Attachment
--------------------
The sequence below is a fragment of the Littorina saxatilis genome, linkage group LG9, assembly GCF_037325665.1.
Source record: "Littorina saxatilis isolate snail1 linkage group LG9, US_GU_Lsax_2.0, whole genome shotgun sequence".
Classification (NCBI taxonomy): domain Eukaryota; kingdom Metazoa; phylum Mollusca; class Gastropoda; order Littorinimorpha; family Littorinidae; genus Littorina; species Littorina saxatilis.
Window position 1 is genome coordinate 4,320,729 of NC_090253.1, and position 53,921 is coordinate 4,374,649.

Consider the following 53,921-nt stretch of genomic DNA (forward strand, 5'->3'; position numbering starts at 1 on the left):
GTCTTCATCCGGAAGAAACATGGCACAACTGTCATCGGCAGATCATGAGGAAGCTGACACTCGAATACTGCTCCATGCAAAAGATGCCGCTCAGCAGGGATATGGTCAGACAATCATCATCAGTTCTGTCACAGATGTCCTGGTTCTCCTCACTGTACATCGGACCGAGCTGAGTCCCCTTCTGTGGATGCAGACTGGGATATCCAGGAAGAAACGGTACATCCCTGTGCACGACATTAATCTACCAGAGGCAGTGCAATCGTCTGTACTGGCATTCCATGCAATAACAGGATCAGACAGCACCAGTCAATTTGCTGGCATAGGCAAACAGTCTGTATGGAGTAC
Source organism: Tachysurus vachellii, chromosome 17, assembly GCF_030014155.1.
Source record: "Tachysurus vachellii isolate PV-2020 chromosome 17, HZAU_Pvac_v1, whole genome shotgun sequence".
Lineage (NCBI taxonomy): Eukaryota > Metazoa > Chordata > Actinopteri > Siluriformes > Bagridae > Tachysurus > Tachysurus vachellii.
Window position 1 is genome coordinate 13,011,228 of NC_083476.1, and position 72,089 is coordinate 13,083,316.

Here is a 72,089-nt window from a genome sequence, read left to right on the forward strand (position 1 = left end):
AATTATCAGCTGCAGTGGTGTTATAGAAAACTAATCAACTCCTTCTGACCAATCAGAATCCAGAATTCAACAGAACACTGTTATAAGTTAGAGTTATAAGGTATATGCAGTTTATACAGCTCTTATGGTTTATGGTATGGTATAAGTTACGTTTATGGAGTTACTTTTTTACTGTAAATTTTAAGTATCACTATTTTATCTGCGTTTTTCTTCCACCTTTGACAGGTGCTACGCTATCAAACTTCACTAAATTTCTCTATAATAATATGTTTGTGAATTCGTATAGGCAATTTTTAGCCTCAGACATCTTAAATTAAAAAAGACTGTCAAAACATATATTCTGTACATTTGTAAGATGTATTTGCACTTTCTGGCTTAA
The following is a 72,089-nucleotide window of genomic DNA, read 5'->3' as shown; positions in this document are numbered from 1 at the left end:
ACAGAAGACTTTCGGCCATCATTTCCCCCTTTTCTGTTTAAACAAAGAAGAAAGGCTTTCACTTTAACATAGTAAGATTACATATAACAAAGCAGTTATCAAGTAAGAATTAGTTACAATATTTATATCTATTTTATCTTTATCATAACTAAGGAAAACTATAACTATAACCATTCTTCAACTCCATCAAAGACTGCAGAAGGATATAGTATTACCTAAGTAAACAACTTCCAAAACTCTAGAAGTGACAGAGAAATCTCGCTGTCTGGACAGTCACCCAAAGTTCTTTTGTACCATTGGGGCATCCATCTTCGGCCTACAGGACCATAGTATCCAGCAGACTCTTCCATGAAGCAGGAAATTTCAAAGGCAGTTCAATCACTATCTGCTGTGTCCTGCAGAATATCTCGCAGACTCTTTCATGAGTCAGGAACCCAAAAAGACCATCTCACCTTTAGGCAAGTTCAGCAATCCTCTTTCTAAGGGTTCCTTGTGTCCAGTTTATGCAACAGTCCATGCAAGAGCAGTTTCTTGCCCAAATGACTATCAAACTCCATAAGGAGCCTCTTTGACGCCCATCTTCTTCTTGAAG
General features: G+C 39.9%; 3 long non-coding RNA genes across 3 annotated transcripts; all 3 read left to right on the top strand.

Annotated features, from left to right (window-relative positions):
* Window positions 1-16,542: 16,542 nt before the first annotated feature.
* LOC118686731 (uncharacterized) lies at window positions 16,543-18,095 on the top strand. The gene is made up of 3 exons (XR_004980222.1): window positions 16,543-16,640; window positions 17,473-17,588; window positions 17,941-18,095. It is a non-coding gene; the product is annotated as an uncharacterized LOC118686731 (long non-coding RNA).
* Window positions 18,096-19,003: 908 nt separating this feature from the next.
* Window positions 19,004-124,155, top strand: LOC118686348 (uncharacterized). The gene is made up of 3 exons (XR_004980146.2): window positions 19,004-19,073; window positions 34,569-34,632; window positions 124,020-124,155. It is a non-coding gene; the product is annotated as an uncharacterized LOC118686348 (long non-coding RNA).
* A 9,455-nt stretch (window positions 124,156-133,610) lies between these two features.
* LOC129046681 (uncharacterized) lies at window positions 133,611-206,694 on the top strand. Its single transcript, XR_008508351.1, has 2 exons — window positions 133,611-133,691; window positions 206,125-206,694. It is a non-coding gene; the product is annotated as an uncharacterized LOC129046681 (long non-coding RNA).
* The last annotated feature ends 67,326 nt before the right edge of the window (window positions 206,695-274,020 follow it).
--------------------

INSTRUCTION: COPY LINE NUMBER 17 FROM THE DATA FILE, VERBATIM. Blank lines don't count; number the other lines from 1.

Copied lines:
* Window positions 1-16,542: 16,542 nt before the first annotated feature.